« PreviousContinue »
raries, that they were able to reckon
in all the principal churches, the succession of bishops from the first* I remark these particulars concerning Irenæus with more formality than usual; because the testimony which this writer affords to the historical books of the New Testament, to their authority, and to the titles which they bear, is express, positive, and exclusive. One principal passage, in which this testimony is contained, opens with a precise assertion of the point which we have laid down as the foundation of our argument, viz. that the story which the Gospels exhibit, is the story which the apostles told. “ We have not received,” saith Irenæus, “ the knowledge of the way of our salvation by any others than those by whom the Gospel has been brought to us. Which Gospel they first preached, and afterwards, by the will of God, committed to writing, that it might be for time to come the foundation and pillar of our faith. For after that our Lord rose from the dead, and they (the apostles) were endowed from above with the power of the Holy Ghost coming down upon them, they received a perfect knowledge of all things. They then went forth to all the ends of the earth, declaring to men the blessing of heavenly peace, having all of them, and every one alike, the Gospel of God. Matthew then, among the Jews, writ a Gospel in their own language, while Peter and Paul were preaching the Gospel at Rome, and founding a church there : and after their exit, Mark also, the disciple and interpreter of Peter, delivered to us in writing the things that had been preached by Peter ; and Luke, the companion of Paul, put down in a book the Gospel preached by him (Paul). Afterwards John, the disciple of the Lord, who also leaned upon his breast, he likewise published a Gospel while he dwelt at Ephesus in Asia.” If any modern divine should write a book
Adv. Hæres. l. ii. c. 3.
the genuineness of the Gospels, he could not assert it more expressly, or state their original more distinctly, than Irenæus hath done within little more than a hundred years after they were published.
The correspondency, in the days of Irenæus, of the oral and written tradition, and the deduction of the oral tradition through various channels from the age of the apostles, which was then lately passed, and, by consequence, the probability that the books truly delivered what the apostles taught, is inferred also with strict regularity from another passage of his works, “. The tradition of the apostles," this father saith, “ hath spread itself over the whole universe ; and all they, who search after the sources of truth, will find this tradition to be held sacred in every church, We might enumerate all those who have been appointed bishops to these churches by the apostles, and all their successors, úp to our days. It is by this uninterrupted succession that we have received the tradition which actually exists in the church, as also the doctrines of truth, as it was preached by the apostles *.” The reader will observe upon this, that the same Irenæus, who is now stating the strength and uniformity of the tradition, we have before seen recognising, in the fullest manner, the authority of the written records; from which we are entitled to conclude, that they were then conformable to each other.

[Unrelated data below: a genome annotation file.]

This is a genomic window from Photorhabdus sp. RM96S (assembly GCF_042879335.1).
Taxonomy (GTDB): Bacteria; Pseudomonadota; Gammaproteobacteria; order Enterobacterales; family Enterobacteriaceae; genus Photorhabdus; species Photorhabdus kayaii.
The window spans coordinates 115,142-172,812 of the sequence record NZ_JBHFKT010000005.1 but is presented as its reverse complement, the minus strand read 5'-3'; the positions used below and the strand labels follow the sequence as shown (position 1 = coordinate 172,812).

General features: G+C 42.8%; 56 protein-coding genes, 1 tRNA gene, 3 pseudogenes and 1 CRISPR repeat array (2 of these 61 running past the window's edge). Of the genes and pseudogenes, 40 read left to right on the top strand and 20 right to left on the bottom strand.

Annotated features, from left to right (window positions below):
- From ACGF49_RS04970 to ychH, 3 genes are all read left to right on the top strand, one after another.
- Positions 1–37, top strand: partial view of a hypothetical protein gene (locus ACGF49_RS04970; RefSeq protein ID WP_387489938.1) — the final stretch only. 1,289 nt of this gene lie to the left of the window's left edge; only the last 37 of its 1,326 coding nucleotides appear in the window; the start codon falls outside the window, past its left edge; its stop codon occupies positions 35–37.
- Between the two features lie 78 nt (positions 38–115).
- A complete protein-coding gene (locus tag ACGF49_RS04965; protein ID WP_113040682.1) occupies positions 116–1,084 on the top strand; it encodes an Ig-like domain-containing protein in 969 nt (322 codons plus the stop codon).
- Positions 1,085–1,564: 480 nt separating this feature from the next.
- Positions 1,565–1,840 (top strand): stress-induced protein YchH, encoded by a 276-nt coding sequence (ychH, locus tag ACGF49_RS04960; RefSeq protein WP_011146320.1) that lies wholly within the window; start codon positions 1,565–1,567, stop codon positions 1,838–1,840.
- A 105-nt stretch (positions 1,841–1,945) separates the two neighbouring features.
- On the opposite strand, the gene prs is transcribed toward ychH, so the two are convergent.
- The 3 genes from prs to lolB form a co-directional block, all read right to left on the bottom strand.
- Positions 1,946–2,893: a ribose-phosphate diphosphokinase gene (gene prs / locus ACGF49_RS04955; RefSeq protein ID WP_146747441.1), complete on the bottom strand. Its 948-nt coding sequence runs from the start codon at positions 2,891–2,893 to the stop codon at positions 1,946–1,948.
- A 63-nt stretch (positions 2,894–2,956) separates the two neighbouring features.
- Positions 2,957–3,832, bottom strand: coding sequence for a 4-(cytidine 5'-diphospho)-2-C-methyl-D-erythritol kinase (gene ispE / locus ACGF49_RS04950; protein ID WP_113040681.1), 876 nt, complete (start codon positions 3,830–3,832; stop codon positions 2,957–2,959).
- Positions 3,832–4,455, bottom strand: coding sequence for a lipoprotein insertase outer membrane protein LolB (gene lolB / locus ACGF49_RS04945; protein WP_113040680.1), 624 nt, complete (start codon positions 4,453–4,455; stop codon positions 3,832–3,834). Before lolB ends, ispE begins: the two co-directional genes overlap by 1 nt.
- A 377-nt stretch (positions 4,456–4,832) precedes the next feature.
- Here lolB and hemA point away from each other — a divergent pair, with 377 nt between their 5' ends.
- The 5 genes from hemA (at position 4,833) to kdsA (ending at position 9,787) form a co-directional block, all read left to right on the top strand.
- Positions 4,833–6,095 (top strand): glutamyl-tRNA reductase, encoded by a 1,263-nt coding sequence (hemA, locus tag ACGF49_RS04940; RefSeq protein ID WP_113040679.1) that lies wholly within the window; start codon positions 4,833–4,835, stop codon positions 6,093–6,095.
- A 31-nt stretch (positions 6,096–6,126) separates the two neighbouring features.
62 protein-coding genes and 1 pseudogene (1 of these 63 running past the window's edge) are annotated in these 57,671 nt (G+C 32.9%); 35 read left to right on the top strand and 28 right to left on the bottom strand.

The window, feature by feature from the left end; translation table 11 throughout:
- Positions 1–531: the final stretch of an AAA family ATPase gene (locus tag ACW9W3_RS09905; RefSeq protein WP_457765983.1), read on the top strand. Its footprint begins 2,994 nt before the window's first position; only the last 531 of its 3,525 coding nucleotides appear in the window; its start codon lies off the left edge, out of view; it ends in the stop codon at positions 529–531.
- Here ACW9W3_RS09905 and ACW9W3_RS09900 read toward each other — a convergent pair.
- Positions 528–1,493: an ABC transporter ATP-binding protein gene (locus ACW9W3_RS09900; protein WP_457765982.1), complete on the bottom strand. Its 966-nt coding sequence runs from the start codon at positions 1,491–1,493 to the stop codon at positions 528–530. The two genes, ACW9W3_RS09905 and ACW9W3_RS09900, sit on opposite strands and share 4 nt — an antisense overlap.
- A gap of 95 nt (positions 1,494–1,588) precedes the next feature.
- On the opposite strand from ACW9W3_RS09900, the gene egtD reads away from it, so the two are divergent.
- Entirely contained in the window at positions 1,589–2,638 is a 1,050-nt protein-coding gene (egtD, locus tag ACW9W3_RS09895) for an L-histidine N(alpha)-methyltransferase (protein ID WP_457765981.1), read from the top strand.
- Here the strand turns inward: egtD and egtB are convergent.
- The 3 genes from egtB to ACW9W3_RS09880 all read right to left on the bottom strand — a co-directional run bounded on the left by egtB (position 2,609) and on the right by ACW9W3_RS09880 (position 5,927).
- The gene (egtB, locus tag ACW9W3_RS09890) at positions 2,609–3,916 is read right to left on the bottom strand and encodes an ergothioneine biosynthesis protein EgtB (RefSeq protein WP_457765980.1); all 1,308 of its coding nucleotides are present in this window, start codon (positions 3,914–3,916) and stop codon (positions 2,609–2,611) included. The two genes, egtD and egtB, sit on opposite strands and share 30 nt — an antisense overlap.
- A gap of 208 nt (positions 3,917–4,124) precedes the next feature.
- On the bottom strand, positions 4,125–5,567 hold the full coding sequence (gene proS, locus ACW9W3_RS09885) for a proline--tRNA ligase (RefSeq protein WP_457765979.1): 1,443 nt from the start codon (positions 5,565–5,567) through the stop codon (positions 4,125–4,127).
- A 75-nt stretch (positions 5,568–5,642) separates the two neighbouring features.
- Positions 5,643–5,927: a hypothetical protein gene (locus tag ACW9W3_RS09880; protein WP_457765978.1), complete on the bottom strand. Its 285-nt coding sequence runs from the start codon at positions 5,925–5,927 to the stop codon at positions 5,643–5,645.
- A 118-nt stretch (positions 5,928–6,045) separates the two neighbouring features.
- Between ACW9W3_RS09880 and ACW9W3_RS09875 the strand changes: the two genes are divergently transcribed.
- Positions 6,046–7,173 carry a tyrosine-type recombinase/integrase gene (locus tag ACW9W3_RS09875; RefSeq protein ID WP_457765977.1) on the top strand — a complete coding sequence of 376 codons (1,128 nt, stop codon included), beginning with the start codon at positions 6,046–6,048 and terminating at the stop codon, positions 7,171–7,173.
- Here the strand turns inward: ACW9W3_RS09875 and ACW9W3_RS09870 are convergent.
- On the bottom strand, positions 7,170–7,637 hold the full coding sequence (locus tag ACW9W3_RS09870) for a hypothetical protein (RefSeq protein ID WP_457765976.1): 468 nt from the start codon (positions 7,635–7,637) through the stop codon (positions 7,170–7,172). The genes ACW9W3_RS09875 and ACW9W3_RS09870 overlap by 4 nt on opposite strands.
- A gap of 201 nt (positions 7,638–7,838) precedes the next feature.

* Iren, in Hær. l. iii. c. 3,
I have said, that the testimony of Irenæus in favour of our Gospels is exclusive of all others. I allude to a remarkable passage in his works, in which, for some reasons sufficiently fanciful, he endeavours to show, that there could be neither more nor fewer Gospels than four. With his argument we have no concern. The position itself proves that four, and only four, Gospels, were at that time publickly read and acknowledged. That these were our Gospels, and in the state in which we now have them, is shown, from many other places of this writer beside that which we have already alleged. He mentions how Matthew begins his Gospel, how Mark begins and ends his, and their supposed reasons for so doing. He enumerates at length the several passages of Christ's history in Luke, which are not found in any of the other evangelists. He states the particular design with which Saint John composed his Gospel, and accounts for the doctrinal declarations which precede the narrative.
To the book of the Acts of the Apostles, its author, and credit, the testimony of Irenæus is no less explicit. Referring to the account of Saint Paul's conversion and vocation, in the ninth chapter of that book, “ Nor can they,” says he, meaning the partics with whom he argues, “ show that he is not to be credited, who has related to us the truth with the greatest exactness." In another place, he has actually connected the several texts, in which the writer of the history is represented as accompanying Saint Paul; which leads him to deliver a summary of almost the whole of the last twelve chapters of the book.
In an author thus abounding with references and allusions to the Scriptures, there is not one to any apocryphal Christian writing whatever. This is a broad line of distinction between our Sacred Books, and the pretensions of all others.
The force of the testimony of the pe